How many times have you heard or said: "Don't kiss me. I have a cold." It makes sense. Close contact spreads colds, so avoiding physical intimacy with cold sufferers should be a sensible way to avoid humanity's most common illness. But a study at Wilkes-Barre University in Pennsylvania shows the opposite, that the close contact of lovemaking reduces risk of colds.

Psychologists Carl Charnetski, Ph.D., and Francis Brennan, Jr., Ph.D., asked 111 college students (44 men, 67 women) their frequency of partner sex: none, less than once a week, once or twice a week, or three or more times a week.

Then the students provided saliva samples. Saliva contains immunoglobulin A (IgA), the body's first line of defense against cold viruses. The more IgA in your saliva, the less likely you are to catch colds.

The once-or-twice-a-week group had the highest levels of IgA, and enjoyed the most protection from colds. This group had 30 percent more IgA than the two groups who had less frequent sex and the group that had sex more often (too much of a good thing).

The researchers also surveyed participants about relationship duration and satisfaction. As duration and satisfaction increased, so did IgA level.

Why would frequent sex in a happy, long-term relationship help prevent colds? It's counterintuitive. Close contact should increase the likelihood of cold transmission--unless interpersonal closeness provides benefits that override the risk of physical proximity. Indeed, a happy, sexually active relationship provides two significant immunological benefits--relaxation and social support.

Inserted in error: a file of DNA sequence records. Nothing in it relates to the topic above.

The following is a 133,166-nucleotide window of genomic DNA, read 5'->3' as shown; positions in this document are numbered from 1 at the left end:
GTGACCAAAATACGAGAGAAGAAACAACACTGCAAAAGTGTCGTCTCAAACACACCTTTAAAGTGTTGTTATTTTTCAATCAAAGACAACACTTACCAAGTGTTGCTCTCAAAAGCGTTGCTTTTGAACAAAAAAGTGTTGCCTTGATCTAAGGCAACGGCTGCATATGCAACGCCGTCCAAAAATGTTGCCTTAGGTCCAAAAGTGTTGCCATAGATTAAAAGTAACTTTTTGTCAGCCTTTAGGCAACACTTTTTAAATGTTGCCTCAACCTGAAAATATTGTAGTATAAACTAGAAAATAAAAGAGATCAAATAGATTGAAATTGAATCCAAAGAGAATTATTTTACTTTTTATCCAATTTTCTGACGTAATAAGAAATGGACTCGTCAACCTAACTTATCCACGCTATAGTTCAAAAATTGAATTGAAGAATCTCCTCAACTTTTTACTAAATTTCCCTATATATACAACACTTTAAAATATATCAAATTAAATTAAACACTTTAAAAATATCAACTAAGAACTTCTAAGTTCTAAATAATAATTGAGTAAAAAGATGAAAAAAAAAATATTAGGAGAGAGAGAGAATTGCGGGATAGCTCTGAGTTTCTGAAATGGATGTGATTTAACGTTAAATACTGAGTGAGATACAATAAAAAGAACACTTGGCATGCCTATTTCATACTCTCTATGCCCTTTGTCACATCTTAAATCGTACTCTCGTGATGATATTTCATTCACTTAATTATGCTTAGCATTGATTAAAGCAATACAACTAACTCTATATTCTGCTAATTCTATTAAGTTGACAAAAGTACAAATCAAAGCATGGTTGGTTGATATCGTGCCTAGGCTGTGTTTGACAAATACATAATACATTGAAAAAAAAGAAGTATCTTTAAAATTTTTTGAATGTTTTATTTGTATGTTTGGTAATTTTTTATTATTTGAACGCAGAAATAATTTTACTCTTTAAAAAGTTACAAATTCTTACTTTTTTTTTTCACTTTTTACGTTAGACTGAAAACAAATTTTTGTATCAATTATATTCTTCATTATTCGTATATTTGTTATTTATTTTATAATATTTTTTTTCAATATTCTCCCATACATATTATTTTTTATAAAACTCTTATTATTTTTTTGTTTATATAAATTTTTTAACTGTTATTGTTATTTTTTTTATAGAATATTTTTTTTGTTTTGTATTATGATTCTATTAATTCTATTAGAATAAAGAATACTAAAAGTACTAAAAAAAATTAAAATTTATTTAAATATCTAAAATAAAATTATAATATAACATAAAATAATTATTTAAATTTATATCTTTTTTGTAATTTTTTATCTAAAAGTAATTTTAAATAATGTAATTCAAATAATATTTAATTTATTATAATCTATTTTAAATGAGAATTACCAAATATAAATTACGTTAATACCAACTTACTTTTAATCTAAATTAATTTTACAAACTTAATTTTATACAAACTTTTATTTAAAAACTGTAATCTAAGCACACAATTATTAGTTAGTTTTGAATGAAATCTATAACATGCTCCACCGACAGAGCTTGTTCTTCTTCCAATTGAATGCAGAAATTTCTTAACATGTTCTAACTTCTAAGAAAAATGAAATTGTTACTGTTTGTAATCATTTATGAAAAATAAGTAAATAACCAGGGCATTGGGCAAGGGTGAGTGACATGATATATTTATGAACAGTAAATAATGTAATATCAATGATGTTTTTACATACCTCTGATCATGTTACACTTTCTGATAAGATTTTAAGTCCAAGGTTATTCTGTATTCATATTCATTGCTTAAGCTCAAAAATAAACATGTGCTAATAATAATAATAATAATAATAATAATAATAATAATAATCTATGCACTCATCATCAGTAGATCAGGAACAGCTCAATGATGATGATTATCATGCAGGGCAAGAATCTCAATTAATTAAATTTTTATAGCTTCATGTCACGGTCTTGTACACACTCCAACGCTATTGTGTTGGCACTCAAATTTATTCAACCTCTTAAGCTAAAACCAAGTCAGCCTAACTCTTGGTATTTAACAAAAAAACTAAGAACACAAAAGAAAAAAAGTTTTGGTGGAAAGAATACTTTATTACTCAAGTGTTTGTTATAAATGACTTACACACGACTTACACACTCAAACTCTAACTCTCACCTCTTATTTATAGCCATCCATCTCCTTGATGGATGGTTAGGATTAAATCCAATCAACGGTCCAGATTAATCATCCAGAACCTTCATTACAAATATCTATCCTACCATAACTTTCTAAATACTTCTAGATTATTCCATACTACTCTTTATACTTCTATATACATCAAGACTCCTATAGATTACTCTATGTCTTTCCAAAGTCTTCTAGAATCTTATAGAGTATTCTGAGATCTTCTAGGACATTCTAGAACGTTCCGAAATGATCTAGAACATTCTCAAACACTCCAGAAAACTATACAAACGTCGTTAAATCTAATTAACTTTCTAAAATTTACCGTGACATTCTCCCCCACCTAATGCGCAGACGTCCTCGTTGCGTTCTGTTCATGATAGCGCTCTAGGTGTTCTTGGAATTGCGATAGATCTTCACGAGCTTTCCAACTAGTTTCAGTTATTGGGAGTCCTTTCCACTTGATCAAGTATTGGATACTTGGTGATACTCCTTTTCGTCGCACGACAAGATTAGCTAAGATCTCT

In good relationships, lovemaking is deeply relaxing. Many studies show that deep relaxation, the kind that results from meditation or visualization/guided imagery, stimulates the immune system. Psychologists at Washington State University took blood samples from 65 people and counted their number of infection-fighting white blood cells. Then the group watched a video that described the immune system. One-third of them did nothing else. Another third was taught to meditate, and practiced twice a day. The final third learned to visualize their immune systems growing stronger, and practiced that visualization twice a day. A week later, the researchers obtained new blood samples. The control group experienced no increase in white cells. But both the meditation and visualization groups did.

Lovemaking is also a powerful form of social support. Many studies show that social support revs up the immune system, and helps prevent colds. At the University of Pittsburgh, psychologist Sheldon Cohen, Ph.D., studied 276 healthy volunteers, who completed a survey of their social ties-to lovers, friends, family, and organizations-and then had live cold virus squirted up their noses. Those with the most social support were least likely to catch the cold.

Which brings us back to the Wilkes-Barre study showing a significant cold-preventive effect for sex once or twice a week in a satisfying, long-term relationship. People often say, "Not tonight, dear, I feel a cold coming on." It's time to update that sentiment: "I feel a cold coming on. Let's do it."

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